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International Handbook on the Economics of Corruption, Volume Two

International Handbook on the Economics of Corruption, Volume Two

Elgar original reference

Edited by Susan Rose-Ackerman and Tina Søreide

A companion volume to the International Handbook on the Economics of Corruption published in 2006, the specially commissioned papers in Volume Two present some of the best policy-oriented research in the field. They stress the institutional roots of corruption and include new research on topics ranging from corruption in regulation and procurement to vote buying and private firm payoffs.

Chapter 4: Corruption and Collusion: Strategic Complements in Procurement

Ariane Lambert-Mogiliansky

Subjects: economics and finance, economic crime and corruption, law - academic, corruption and economic crime, law and economics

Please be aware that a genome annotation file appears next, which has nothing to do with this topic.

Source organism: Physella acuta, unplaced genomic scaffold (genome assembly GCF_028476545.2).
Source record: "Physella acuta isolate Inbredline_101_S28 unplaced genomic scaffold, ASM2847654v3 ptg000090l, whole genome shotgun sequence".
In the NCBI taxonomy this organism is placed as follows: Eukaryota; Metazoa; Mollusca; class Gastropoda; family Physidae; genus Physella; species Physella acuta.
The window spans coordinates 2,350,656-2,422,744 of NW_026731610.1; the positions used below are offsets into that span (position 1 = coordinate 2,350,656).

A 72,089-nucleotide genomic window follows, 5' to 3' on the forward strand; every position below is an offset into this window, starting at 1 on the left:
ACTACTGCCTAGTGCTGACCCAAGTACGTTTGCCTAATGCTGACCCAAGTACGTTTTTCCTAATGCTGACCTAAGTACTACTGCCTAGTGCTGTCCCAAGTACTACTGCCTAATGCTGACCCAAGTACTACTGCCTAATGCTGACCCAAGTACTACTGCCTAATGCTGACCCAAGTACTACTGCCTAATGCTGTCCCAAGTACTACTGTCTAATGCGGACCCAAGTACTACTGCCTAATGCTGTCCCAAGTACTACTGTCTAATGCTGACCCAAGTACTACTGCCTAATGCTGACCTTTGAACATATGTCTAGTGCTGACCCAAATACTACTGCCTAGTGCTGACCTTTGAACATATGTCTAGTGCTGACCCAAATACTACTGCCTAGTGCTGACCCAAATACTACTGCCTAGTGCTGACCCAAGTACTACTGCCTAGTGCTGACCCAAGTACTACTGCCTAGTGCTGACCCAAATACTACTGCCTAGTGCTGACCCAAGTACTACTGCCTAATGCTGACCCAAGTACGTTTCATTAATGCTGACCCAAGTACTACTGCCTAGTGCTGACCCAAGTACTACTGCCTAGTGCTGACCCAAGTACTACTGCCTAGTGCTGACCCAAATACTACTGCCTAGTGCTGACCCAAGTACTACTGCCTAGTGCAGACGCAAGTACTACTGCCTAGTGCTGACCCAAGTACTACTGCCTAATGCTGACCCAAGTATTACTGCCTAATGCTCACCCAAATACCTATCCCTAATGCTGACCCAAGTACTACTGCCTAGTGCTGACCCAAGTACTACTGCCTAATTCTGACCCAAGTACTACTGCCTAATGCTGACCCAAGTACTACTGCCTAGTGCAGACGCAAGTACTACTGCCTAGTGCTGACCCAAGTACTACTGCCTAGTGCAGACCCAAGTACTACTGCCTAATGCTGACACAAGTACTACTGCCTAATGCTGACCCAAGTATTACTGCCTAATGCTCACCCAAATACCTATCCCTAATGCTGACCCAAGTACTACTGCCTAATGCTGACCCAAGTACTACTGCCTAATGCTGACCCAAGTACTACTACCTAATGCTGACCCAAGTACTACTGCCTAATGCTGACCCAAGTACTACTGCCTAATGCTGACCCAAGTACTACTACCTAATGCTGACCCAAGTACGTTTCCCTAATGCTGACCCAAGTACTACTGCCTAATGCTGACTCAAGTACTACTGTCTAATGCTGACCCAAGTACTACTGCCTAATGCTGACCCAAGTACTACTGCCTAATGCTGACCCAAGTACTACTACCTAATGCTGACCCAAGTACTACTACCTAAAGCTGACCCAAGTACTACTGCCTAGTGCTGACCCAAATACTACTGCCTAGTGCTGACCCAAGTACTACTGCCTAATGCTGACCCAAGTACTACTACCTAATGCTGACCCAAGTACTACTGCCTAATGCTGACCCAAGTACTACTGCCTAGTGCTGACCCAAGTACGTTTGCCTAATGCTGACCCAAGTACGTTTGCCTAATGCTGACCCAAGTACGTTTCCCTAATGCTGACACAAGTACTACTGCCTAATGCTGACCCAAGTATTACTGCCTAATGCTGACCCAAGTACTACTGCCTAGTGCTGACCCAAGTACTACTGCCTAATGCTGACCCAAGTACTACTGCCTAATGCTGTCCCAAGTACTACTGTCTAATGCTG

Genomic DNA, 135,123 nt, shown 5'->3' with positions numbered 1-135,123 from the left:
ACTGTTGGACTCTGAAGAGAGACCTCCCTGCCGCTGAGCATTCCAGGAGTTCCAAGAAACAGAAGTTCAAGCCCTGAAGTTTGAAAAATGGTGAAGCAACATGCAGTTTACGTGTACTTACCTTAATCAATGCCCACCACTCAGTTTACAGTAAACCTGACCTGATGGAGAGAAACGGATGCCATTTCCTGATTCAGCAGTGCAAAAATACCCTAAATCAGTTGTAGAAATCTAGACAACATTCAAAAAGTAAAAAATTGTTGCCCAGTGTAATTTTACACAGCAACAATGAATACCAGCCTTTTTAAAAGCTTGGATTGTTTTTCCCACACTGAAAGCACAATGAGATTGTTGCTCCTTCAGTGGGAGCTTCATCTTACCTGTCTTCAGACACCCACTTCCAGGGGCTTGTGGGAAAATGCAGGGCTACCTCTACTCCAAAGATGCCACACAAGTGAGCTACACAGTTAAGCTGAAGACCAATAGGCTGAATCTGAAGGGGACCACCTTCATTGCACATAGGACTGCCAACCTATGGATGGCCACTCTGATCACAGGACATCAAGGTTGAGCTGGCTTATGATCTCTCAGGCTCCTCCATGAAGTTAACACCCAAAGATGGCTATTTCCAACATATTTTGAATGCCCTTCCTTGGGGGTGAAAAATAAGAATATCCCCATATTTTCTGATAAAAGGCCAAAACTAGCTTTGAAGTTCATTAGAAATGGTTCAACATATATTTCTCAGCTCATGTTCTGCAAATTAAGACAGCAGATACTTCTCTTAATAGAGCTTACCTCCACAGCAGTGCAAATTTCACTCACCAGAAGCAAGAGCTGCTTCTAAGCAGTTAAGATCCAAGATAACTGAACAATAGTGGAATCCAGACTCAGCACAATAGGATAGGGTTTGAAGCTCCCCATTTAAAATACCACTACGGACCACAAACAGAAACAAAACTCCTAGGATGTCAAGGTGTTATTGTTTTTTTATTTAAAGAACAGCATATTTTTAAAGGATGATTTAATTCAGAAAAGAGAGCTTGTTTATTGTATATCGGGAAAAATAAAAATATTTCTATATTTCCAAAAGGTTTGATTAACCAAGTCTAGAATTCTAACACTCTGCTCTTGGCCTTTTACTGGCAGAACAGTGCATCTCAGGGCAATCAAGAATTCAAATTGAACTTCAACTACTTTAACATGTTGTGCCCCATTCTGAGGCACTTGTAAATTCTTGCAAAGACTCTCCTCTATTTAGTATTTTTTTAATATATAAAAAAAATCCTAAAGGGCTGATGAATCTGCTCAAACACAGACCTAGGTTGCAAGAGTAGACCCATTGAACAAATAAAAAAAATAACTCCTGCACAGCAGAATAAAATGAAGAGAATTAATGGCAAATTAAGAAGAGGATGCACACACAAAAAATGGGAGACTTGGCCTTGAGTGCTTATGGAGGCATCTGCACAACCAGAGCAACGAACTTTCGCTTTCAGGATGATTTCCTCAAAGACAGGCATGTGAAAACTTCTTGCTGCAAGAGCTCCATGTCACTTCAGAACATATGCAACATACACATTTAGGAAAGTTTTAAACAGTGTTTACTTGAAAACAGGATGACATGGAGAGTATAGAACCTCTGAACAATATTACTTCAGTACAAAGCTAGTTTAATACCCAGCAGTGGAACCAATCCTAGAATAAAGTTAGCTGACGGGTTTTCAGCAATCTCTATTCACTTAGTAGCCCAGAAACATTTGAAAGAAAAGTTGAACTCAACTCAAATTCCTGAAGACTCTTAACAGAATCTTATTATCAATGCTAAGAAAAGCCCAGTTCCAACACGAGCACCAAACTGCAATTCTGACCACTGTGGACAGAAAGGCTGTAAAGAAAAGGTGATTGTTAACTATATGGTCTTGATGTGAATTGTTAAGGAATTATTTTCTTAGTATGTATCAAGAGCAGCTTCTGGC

Ariane Lambert-Mogiliansky 1. Introduction A mounting body of empirical evidence shows that collusion and corruption often go hand in hand in public procurement. Is this simply a coincidence, or are there strategic reasons for the association? This chapter argues that there are strong strategic complementarities between cartel agreements that seek to contain competition and corrupt deals between public agents who allocate procurement contracts and one or more firms in the cartel. The diversity of the mechanisms reviewed here testifies to the generality of the link between collusion and corruption in procurement. The aim of procurement procedures is to create competition between firms in order to reduce the cost of public works and purchases, that is, to reduce firms’ rents. The conflicting interests of the government and the firms create a stake for corruption: the procurement official may abuse his/her power to protect firms’ rents in exchange for bribes. We are not dealing with a simple bilateral relationship, however. Procurement procedures involve a number of firms that compete with each other. That competition is costly to firms; therefore, they often attempt to form a cartel to avoid competition. But cartel cooperation is difficult to sustain. Therefore, the firms may want to include the procurement official in the cartel. This, in turn, opens the way for the official to exploit the conflicting interests between the government and the firms to extract bribes. These general features are present in all procurement contexts, but the specific form of corruption depends on the context. In...

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